I started to take stock of the things that we did have, and organized them in a better way.  I have found that for me this means two things-- like kinds of containers and labels, labels, labels. The hubby and I installed pegboard on the unfinished storage room walls and painted it all with leftover paint from the shed outside.  That way, anything on the shelves would not fall back between the studs, smashing on the floor. Then the standards and brackets went up.  We reused some that we had leftover from our old house and had to purchase just a few more.
After a summer of canning and 4 months of stocking up

The footage we needed for shelving made prefinished shelves undo-able.  Remember, I'm cheap?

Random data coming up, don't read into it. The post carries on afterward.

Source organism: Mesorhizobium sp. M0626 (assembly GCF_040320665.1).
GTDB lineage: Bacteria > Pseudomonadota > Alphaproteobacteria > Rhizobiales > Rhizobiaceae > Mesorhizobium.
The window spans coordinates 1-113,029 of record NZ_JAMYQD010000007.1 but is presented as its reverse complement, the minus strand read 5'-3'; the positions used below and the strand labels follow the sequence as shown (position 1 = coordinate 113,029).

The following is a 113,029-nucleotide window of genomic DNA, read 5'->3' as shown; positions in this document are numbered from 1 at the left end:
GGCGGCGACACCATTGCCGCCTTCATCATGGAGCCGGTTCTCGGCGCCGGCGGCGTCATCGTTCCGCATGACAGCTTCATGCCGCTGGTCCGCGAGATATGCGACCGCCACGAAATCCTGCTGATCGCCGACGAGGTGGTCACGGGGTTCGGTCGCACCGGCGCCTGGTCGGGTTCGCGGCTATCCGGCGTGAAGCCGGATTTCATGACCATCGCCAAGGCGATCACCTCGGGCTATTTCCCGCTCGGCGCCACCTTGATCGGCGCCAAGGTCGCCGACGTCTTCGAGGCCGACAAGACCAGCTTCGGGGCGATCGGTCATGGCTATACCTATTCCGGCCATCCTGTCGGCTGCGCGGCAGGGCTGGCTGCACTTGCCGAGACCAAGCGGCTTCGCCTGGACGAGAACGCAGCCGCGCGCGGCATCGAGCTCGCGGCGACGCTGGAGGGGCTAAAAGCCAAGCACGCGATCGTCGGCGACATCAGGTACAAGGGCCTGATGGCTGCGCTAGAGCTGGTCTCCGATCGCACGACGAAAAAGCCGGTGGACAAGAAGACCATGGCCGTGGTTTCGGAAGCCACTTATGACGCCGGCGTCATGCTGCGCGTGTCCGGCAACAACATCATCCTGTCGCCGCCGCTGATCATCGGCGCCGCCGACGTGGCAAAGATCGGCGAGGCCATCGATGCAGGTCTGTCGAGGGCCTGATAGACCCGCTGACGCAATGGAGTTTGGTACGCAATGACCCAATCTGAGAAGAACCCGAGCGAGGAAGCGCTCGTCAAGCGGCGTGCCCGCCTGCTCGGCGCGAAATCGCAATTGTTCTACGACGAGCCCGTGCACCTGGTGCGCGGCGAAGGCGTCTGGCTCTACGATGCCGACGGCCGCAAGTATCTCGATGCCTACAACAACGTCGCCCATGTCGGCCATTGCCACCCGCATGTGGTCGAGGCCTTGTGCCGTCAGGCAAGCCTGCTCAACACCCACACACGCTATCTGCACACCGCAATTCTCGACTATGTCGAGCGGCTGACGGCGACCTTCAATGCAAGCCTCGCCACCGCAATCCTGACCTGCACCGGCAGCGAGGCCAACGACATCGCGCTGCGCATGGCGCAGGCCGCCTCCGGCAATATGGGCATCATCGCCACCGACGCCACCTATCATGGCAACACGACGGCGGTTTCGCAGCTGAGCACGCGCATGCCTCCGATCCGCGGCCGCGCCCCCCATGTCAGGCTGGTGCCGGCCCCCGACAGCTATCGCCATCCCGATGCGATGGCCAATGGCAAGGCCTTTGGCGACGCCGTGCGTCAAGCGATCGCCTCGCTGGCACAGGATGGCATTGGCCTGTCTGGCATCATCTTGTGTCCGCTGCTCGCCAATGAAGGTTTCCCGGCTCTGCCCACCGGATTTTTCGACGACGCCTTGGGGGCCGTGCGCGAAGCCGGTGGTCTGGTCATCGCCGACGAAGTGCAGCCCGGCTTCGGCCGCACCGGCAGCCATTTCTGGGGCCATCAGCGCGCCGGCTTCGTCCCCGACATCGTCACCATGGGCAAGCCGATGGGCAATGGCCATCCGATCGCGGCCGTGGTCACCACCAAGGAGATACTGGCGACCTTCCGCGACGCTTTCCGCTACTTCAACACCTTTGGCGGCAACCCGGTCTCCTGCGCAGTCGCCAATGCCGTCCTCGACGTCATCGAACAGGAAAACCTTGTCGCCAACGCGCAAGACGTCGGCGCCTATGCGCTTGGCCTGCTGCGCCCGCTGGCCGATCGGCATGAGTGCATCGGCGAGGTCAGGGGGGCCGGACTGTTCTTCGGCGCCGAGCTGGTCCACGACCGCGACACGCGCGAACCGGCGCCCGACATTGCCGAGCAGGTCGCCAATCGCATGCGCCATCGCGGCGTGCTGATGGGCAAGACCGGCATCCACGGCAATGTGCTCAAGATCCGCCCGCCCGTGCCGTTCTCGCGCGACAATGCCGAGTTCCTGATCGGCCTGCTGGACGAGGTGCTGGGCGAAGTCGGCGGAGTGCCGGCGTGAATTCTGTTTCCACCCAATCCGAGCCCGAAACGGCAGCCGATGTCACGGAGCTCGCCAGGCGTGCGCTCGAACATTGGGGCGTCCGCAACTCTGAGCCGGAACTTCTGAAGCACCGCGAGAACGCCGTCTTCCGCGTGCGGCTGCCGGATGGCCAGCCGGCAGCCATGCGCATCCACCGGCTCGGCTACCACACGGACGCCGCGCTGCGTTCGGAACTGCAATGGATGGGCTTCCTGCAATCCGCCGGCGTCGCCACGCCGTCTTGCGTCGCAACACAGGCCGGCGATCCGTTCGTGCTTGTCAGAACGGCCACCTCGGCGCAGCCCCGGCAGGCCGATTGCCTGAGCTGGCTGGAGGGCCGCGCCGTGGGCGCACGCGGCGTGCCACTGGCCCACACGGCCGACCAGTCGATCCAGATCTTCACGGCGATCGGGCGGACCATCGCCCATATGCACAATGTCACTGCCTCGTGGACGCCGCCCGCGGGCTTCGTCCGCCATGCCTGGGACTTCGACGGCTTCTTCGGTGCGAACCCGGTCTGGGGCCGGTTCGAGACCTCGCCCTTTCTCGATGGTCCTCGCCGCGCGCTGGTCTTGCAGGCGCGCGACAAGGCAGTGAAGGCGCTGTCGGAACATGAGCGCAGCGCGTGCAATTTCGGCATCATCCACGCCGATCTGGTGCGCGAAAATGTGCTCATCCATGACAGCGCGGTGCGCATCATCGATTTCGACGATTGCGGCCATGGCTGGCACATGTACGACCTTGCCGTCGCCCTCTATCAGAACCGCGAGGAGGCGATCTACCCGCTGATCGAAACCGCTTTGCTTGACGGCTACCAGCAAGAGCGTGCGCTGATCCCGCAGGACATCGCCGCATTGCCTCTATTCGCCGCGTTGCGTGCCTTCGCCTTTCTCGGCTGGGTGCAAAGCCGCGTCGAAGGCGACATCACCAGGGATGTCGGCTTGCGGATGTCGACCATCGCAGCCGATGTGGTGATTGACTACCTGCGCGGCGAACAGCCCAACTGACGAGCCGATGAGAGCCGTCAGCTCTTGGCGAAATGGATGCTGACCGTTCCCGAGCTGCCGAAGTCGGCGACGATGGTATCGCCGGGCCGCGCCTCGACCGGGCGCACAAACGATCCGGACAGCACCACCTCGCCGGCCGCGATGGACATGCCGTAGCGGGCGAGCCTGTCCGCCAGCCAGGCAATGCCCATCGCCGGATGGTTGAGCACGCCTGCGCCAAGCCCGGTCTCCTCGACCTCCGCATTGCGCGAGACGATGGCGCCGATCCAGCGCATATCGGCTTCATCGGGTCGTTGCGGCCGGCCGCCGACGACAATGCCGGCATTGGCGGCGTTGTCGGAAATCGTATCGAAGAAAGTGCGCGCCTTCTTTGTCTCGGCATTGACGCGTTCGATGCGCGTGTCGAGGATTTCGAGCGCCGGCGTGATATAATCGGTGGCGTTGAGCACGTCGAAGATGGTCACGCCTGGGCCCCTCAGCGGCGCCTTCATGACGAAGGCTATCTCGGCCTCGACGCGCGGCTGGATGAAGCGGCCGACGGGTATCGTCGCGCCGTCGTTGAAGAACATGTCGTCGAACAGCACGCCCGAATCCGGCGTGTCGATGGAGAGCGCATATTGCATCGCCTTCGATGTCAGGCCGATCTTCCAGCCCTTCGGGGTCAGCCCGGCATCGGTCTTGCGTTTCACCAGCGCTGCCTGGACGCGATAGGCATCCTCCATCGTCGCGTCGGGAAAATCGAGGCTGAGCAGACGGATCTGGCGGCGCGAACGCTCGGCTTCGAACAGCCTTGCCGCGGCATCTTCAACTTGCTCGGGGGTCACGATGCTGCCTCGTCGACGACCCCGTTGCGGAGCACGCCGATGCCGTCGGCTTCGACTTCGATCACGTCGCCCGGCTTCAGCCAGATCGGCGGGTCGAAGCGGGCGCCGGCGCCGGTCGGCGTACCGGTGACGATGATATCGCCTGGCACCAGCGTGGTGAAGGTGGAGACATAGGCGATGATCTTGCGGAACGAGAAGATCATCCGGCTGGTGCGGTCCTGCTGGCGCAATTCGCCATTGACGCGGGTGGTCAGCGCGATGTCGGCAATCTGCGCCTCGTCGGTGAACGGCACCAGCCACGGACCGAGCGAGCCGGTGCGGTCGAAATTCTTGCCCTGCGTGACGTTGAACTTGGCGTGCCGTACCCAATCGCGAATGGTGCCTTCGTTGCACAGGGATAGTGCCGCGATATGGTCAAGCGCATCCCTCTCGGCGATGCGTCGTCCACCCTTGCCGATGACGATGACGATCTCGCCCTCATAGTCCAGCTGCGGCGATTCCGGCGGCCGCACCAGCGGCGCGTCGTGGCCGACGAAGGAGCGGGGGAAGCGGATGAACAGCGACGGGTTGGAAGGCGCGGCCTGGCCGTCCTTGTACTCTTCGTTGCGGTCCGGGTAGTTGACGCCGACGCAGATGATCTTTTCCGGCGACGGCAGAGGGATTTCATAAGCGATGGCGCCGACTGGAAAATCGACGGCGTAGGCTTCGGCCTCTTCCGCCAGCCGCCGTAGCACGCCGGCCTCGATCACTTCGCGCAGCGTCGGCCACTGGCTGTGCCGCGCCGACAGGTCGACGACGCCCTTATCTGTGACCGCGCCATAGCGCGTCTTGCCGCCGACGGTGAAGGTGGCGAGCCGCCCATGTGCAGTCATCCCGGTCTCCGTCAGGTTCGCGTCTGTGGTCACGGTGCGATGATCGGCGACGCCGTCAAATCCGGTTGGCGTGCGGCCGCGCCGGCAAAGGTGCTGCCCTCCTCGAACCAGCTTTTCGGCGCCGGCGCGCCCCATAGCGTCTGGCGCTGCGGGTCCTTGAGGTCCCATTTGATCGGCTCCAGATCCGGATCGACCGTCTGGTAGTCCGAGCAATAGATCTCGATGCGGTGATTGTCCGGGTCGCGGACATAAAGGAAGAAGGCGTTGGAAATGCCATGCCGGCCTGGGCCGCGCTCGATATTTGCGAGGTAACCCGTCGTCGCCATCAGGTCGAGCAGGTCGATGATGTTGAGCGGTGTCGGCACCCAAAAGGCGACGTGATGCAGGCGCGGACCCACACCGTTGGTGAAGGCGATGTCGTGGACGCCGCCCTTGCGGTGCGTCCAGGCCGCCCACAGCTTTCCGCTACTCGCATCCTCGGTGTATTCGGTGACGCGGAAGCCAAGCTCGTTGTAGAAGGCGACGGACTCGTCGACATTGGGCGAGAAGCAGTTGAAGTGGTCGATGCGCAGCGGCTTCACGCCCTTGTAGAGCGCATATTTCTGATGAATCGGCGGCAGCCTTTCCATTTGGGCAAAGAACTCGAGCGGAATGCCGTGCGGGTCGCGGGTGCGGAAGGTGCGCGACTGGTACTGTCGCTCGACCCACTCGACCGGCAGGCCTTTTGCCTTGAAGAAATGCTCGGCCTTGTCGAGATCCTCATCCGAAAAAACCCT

So we ended up getting widths of pine boards at Lowes that would work.  We installed the wider shelves closer to the bottom and the narrower to the top, with the highest shelf being wider for deep storage items like the knife sharpener and the trifle bowl. I put our small appliances on the wide low shelf so I can send kiddos down to grab the electric frying pan when we need it.

Then I looked at all the canned goods I had; both home canned and otherwise and sorted into groups. When summer came, I really became adventurous and tried canning/drying a lot of sale produce that I had not done before.  (Hello Ball Recipe book!)
After taking stock I decided that I was finally ready for part two of my evil plan (insert evil laugh here). Sorry--too much superhero tv. See the next post for info on how I changed my shopping habits.